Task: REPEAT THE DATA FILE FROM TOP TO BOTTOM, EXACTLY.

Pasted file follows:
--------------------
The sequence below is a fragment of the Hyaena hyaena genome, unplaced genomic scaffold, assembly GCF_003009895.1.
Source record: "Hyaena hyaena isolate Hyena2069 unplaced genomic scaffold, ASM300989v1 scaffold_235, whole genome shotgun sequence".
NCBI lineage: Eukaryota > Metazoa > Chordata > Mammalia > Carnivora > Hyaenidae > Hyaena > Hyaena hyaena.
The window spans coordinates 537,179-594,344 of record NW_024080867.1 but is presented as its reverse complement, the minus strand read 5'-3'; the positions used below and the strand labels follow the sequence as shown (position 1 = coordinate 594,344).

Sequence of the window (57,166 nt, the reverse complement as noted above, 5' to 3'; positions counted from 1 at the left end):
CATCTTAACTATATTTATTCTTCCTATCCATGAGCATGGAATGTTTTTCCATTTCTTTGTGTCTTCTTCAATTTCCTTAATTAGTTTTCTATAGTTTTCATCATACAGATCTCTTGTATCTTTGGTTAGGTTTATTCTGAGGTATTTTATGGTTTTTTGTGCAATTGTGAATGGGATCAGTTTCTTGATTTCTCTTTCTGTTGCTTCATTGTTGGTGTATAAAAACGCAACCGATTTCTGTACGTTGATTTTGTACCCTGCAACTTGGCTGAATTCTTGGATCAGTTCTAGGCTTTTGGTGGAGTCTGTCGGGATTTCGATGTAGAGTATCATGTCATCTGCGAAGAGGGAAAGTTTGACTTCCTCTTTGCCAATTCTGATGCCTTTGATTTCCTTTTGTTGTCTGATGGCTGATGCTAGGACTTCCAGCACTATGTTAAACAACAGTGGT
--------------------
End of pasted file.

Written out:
The sequence below is a fragment of the Hyaena hyaena genome, unplaced genomic scaffold, assembly GCF_003009895.1.
Source record: "Hyaena hyaena isolate Hyena2069 unplaced genomic scaffold, ASM300989v1 scaffold_235, whole genome shotgun sequence".
NCBI lineage: Eukaryota > Metazoa > Chordata > Mammalia > Carnivora > Hyaenidae > Hyaena > Hyaena hyaena.
The window spans coordinates 537,179-594,344 of record NW_024080867.1 but is presented as its reverse complement, the minus strand read 5'-3'; the positions used below and the strand labels follow the sequence as shown (position 1 = coordinate 594,344).

Sequence of the window (57,166 nt, the reverse complement as noted above, 5' to 3'; positions counted from 1 at the left end):
CATCTTAACTATATTTATTCTTCCTATCCATGAGCATGGAATGTTTTTCCATTTCTTTGTGTCTTCTTCAATTTCCTTAATTAGTTTTCTATAGTTTTCATCATACAGATCTCTTGTATCTTTGGTTAGGTTTATTCTGAGGTATTTTATGGTTTTTTGTGCAATTGTGAATGGGATCAGTTTCTTGATTTCTCTTTCTGTTGCTTCATTGTTGGTGTATAAAAACGCAACCGATTTCTGTACGTTGATTTTGTACCCTGCAACTTGGCTGAATTCTTGGATCAGTTCTAGGCTTTTGGTGGAGTCTGTCGGGATTTCGATGTAGAGTATCATGTCATCTGCGAAGAGGGAAAGTTTGACTTCCTCTTTGCCAATTCTGATGCCTTTGATTTCCTTTTGTTGTCTGATGGCTGATGCTAGGACTTCCAGCACTATGTTAAACAACAGTGGT